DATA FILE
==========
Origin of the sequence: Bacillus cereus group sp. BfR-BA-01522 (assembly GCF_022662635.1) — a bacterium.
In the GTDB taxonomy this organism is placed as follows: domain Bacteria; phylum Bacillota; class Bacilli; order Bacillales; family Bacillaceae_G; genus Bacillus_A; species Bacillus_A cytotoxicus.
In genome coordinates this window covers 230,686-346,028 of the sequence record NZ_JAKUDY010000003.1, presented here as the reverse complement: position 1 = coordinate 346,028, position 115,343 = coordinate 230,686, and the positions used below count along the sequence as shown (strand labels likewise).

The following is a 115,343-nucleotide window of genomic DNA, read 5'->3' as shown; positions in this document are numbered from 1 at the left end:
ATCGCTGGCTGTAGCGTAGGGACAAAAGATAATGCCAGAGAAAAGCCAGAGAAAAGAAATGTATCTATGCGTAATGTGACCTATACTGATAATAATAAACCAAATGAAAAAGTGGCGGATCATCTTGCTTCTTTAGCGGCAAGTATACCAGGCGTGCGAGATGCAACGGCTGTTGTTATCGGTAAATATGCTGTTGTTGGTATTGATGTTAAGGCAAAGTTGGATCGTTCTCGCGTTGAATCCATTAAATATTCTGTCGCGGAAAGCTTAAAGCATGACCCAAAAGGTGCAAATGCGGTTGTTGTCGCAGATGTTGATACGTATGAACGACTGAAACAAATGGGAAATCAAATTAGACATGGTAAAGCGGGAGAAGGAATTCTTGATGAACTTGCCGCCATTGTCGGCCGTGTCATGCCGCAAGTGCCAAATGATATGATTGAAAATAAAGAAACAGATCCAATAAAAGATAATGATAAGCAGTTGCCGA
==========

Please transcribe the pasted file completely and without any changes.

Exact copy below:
Origin of the sequence: Bacillus cereus group sp. BfR-BA-01522 (assembly GCF_022662635.1) — a bacterium.
In the GTDB taxonomy this organism is placed as follows: domain Bacteria; phylum Bacillota; class Bacilli; order Bacillales; family Bacillaceae_G; genus Bacillus_A; species Bacillus_A cytotoxicus.
In genome coordinates this window covers 230,686-346,028 of the sequence record NZ_JAKUDY010000003.1, presented here as the reverse complement: position 1 = coordinate 346,028, position 115,343 = coordinate 230,686, and the positions used below count along the sequence as shown (strand labels likewise).

The following is a 115,343-nucleotide window of genomic DNA, read 5'->3' as shown; positions in this document are numbered from 1 at the left end:
ATCGCTGGCTGTAGCGTAGGGACAAAAGATAATGCCAGAGAAAAGCCAGAGAAAAGAAATGTATCTATGCGTAATGTGACCTATACTGATAATAATAAACCAAATGAAAAAGTGGCGGATCATCTTGCTTCTTTAGCGGCAAGTATACCAGGCGTGCGAGATGCAACGGCTGTTGTTATCGGTAAATATGCTGTTGTTGGTATTGATGTTAAGGCAAAGTTGGATCGTTCTCGCGTTGAATCCATTAAATATTCTGTCGCGGAAAGCTTAAAGCATGACCCAAAAGGTGCAAATGCGGTTGTTGTCGCAGATGTTGATACGTATGAACGACTGAAACAAATGGGAAATCAAATTAGACATGGTAAAGCGGGAGAAGGAATTCTTGATGAACTTGCCGCCATTGTCGGCCGTGTCATGCCGCAAGTGCCAAATGATATGATTGAAAATAAAGAAACAGATCCAATAAAAGATAATGATAAGCAGTTGCCGA